Publication: March 7th 2017
Publisher: Bloomsbury USA
Pages: 384 pages
Genre: Fiction, Young Adult, Adult, Fantasy, Romance, Science Fiction, Dystopia
My Rating: ⛤⛤⛤
“Never allow yourself to believe you should be silent” (Shannon 121).
I’ve loved Samantha Shannon’s work since first reading The Bone Season three years ago. I love the complex world she’s created in her books, the fully-dimensional characters, and the overall uniqueness of the series as a whole. So I was excited for The Song Rising, like really super excited, and I wanted to like this book more, I really really did. After the action, deception, and twists of The Mime Order I was so excited to read The Song Rising (even though it took much longer to come out then it should have, but at least Shannon acknowledges that, which is very brave of an author) and see what Shannon would add to Paige’s world, but unfortunately The Song Rising didn’t meet up to the high standards of the other two books.
The Song Rising takes place immediately where The Mime Order left off, which can be jarring to reader’s who are just tuning in after reading the previous book two years before. After betraying her Mime-lord Jaxon Hall in the scrimmage to become the next Underlord, Paige Mahoney, the Pale Dreamer now Black Moth, is now the Underqueen of London’s clairvoyant population. In her new role of power, Paige tries to unite London’s clairvoyant’s, and Mime-lords and Mime-queens, to resist and rebel against Scion and make the world safe for unnaturals again. But many of the unnaturals of London are unhappy with Paige’s betrayal of Jaxon, many seeing him as the rightful Underlord, and with Scion introducing a threatening device known as Senshield which detect unnaturalness in clairvoyants, Paige’s time as Underqueen is under constant threat and much more stress than she could have possibly imagined.
The Song Rising wasn’t a bad book by any means, and it did actually get a lot more interesting during the second half. But the first half just seemed to drag, and it was so hard for me to care about Paige and the mime-gangs when nothing was really happening. It was hard for me to even get motivated to read the book when I began because it was just so dull! After all the action and interest of The Mime Order, I really expected more interest, especially since Paige was the head of a criminal organization of clairvoyants. Luckily it stopped dragging and got much more action packed.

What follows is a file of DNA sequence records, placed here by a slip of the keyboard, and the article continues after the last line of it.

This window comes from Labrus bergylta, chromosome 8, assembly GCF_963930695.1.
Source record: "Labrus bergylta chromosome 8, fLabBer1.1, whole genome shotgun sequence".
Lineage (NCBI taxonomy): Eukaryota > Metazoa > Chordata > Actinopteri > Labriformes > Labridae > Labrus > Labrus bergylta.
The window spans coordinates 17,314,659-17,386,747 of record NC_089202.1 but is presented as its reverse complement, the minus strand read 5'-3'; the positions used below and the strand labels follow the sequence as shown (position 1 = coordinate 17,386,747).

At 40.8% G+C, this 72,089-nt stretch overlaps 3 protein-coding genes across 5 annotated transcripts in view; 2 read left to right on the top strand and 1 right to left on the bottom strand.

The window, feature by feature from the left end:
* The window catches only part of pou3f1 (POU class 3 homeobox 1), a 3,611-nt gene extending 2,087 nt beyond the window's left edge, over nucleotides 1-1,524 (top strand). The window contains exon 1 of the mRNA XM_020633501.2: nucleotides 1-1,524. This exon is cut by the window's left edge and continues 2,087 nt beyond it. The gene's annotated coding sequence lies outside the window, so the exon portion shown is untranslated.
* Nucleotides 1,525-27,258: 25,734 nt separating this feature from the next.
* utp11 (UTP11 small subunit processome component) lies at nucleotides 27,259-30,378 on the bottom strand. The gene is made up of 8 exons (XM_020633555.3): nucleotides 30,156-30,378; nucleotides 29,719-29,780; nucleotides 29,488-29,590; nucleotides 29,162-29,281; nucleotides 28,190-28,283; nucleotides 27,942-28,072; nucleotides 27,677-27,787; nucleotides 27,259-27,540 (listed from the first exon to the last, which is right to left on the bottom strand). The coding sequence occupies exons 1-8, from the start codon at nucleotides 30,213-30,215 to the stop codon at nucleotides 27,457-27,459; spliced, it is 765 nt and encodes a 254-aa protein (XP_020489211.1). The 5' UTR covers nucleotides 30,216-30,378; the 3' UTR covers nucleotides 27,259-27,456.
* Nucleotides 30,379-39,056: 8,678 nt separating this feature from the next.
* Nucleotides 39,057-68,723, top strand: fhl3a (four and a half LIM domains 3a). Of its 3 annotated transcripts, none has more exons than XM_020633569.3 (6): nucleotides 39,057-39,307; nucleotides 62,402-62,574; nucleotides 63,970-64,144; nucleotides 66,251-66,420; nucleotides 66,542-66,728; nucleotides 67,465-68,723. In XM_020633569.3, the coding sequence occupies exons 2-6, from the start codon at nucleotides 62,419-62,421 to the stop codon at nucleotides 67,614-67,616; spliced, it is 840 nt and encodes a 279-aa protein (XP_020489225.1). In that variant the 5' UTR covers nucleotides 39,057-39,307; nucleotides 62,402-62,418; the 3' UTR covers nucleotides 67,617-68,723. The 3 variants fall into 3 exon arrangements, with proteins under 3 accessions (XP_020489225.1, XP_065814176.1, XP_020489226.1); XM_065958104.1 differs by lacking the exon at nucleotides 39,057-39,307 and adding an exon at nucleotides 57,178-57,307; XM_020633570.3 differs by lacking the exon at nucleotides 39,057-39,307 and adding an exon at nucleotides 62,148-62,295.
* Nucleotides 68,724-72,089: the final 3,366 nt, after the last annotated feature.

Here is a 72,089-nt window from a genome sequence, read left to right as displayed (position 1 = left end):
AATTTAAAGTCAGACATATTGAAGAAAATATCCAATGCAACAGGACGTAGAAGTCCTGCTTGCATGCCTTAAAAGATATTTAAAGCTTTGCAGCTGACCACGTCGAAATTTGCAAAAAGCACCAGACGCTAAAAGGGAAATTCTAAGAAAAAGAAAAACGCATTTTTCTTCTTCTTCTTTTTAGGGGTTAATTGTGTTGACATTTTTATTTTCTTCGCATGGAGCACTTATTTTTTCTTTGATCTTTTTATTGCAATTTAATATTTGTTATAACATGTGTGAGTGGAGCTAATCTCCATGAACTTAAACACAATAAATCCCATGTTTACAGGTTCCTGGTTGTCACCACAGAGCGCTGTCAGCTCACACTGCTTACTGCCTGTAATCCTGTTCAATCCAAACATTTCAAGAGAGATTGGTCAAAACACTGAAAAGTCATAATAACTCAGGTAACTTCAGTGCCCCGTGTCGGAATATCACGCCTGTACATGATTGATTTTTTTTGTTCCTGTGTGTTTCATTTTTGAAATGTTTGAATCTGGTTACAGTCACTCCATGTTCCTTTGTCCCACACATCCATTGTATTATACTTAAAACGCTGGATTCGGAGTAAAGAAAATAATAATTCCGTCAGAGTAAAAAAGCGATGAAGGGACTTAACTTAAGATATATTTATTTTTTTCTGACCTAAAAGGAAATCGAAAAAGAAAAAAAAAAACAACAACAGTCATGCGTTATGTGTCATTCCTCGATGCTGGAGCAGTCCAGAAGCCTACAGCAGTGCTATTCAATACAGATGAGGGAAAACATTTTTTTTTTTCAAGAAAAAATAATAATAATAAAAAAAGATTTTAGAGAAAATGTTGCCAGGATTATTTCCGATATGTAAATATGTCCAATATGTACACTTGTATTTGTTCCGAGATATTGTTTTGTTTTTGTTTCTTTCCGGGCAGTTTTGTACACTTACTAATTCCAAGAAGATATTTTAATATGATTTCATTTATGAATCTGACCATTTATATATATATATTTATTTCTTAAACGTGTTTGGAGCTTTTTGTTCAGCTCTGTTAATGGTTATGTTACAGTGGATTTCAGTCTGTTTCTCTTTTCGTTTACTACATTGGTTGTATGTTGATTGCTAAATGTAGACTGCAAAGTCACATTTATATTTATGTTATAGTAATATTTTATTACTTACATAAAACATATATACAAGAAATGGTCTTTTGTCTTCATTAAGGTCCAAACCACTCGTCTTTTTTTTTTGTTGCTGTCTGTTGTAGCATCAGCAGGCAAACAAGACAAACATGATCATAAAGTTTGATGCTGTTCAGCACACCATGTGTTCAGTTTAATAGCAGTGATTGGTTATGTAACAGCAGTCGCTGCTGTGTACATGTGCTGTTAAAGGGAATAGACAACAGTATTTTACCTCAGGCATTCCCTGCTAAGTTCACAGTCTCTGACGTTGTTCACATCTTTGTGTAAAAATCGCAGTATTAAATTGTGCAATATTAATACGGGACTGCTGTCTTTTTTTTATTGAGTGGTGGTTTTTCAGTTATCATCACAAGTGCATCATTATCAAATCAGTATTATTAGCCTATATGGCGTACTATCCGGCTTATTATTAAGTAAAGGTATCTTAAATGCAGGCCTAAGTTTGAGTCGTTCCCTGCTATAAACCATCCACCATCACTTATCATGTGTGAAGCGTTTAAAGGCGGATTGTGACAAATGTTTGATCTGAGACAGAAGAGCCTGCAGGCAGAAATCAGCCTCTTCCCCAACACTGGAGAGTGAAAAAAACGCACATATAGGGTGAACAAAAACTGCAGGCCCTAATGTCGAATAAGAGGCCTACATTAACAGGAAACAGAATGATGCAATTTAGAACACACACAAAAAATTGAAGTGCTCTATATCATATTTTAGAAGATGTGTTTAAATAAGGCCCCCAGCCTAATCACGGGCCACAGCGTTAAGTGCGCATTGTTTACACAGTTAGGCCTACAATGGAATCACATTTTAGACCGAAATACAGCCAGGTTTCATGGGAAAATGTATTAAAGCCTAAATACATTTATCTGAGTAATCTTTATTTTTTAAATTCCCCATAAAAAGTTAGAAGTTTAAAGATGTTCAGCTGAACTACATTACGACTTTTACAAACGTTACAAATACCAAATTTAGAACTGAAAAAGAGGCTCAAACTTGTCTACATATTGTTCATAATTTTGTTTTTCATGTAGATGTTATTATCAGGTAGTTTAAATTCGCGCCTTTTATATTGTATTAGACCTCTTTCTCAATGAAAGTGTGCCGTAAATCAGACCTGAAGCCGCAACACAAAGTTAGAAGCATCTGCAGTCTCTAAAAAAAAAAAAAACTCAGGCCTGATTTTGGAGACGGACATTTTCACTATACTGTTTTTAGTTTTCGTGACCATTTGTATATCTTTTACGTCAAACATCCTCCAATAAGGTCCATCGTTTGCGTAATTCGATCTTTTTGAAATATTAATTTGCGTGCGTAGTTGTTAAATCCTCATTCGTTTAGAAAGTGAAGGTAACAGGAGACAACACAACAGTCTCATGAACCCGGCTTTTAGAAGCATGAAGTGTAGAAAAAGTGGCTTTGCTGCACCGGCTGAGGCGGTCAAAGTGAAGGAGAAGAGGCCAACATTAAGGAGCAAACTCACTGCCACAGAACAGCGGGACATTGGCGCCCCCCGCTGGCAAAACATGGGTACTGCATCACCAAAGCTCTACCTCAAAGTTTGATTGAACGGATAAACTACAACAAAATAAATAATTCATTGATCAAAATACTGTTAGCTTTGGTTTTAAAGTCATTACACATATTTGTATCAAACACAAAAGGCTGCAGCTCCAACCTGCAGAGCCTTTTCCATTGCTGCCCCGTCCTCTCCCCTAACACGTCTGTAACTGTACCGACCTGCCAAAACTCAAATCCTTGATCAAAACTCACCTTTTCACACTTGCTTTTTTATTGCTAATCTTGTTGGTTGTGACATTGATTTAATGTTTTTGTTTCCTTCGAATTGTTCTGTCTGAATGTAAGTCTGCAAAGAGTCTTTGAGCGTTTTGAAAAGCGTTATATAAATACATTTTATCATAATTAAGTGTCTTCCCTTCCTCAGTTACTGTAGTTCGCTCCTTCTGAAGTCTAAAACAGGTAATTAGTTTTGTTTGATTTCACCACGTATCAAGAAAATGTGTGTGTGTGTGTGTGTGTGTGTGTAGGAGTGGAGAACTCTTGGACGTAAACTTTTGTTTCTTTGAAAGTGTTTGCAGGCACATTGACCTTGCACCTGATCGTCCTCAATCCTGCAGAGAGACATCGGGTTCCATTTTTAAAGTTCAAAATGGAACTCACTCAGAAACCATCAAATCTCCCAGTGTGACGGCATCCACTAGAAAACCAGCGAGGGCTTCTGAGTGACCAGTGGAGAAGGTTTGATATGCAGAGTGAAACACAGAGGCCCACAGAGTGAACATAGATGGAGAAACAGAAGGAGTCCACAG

I was also surprised with how short this book was. The Bone Season has 466 pages, The Mime Order at 501, and The Song Rising at 384. Obviously this is what Shannon planned for the book, and I can’t really complain about it being shorter than the other two books since this is obviously what she wanted, but usually books in a long series get longer or at least stay around a similar length. So I’m not sure what the fourth book will look like, hopefully longer than this book because I can’t see the books getting smaller, but I really don’t know.
Paige isn’t my favourite heroine of a book series, but she is an interesting one, and she definitely grows, changes, and learns with each new book and I love that. Many heroines don’t progress, or if they do it’s because of a love interest, and that’s something I am not into. I’m excited to read more about her journey as a character, as well as the type of challenges she’ll have to face in the future books.
I’m not sure about how I feel about Warden in this book. He really wasn’t as present as in the previous books, which I understand, but it was still weird… With Jaxon implying certain things about Warden’s past and loyalties, to surprising memories/emotions being seen in the aether, to Paige and Warden talking about themselves and their future, I really didn’t know what to think. Obviously this will be looked at more in future books, but I wish we got a little more of a hint than what Shannon did give.
AND JAXON HALL! JAXON JAXON JAXON I LOVE HIM AND MISSED HIM SO SO SO MUCH! My fav problematic fav asshole (I apparently have a type and it is a bad type), and while I wished he was in the book more I understand why he can’t be, and I understand that with the way the books are progressing Jaxon will probably appear less and less, and somehow I’ll have to find a way to cope with that.
The Song Rising was definitely my least favourite in The Bone Season series so far, but it did redeem itself in the end. I look forward to what Shannon has in store for the future books, and I look forward to joining her and Paige on that journey.